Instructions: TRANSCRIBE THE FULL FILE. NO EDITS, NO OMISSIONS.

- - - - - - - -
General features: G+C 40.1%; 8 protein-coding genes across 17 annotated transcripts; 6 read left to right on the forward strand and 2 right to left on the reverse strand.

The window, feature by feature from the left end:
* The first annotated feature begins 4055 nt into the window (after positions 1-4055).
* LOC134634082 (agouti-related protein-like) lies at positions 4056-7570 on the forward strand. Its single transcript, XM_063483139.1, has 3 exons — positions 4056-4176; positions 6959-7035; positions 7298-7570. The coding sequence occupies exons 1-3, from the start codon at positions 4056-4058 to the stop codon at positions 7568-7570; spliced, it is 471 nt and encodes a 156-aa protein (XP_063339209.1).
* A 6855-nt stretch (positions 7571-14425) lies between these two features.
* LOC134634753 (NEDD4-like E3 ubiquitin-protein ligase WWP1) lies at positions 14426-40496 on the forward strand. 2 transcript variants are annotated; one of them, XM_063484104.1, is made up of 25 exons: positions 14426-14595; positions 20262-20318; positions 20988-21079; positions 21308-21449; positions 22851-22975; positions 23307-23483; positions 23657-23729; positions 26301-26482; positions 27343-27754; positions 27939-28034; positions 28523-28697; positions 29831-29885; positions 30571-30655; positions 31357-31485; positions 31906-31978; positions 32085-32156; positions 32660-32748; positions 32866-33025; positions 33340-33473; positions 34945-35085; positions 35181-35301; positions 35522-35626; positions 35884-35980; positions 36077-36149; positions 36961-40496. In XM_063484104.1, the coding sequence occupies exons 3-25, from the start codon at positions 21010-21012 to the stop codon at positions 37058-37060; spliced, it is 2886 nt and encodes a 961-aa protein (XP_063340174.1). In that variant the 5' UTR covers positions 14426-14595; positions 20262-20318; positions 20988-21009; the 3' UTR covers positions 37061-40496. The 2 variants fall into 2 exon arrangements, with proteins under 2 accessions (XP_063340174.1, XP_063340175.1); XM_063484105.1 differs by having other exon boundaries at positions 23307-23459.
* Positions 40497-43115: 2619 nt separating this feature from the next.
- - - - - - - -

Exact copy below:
General features: G+C 40.1%; 8 protein-coding genes across 17 annotated transcripts; 6 read left to right on the forward strand and 2 right to left on the reverse strand.

The window, feature by feature from the left end:
* The first annotated feature begins 4055 nt into the window (after positions 1-4055).
* LOC134634082 (agouti-related protein-like) lies at positions 4056-7570 on the forward strand. Its single transcript, XM_063483139.1, has 3 exons — positions 4056-4176; positions 6959-7035; positions 7298-7570. The coding sequence occupies exons 1-3, from the start codon at positions 4056-4058 to the stop codon at positions 7568-7570; spliced, it is 471 nt and encodes a 156-aa protein (XP_063339209.1).
* A 6855-nt stretch (positions 7571-14425) lies between these two features.
* LOC134634753 (NEDD4-like E3 ubiquitin-protein ligase WWP1) lies at positions 14426-40496 on the forward strand. 2 transcript variants are annotated; one of them, XM_063484104.1, is made up of 25 exons: positions 14426-14595; positions 20262-20318; positions 20988-21079; positions 21308-21449; positions 22851-22975; positions 23307-23483; positions 23657-23729; positions 26301-26482; positions 27343-27754; positions 27939-28034; positions 28523-28697; positions 29831-29885; positions 30571-30655; positions 31357-31485; positions 31906-31978; positions 32085-32156; positions 32660-32748; positions 32866-33025; positions 33340-33473; positions 34945-35085; positions 35181-35301; positions 35522-35626; positions 35884-35980; positions 36077-36149; positions 36961-40496. In XM_063484104.1, the coding sequence occupies exons 3-25, from the start codon at positions 21010-21012 to the stop codon at positions 37058-37060; spliced, it is 2886 nt and encodes a 961-aa protein (XP_063340174.1). In that variant the 5' UTR covers positions 14426-14595; positions 20262-20318; positions 20988-21009; the 3' UTR covers positions 37061-40496. The 2 variants fall into 2 exon arrangements, with proteins under 2 accessions (XP_063340174.1, XP_063340175.1); XM_063484105.1 differs by having other exon boundaries at positions 23307-23459.
* Positions 40497-43115: 2619 nt separating this feature from the next.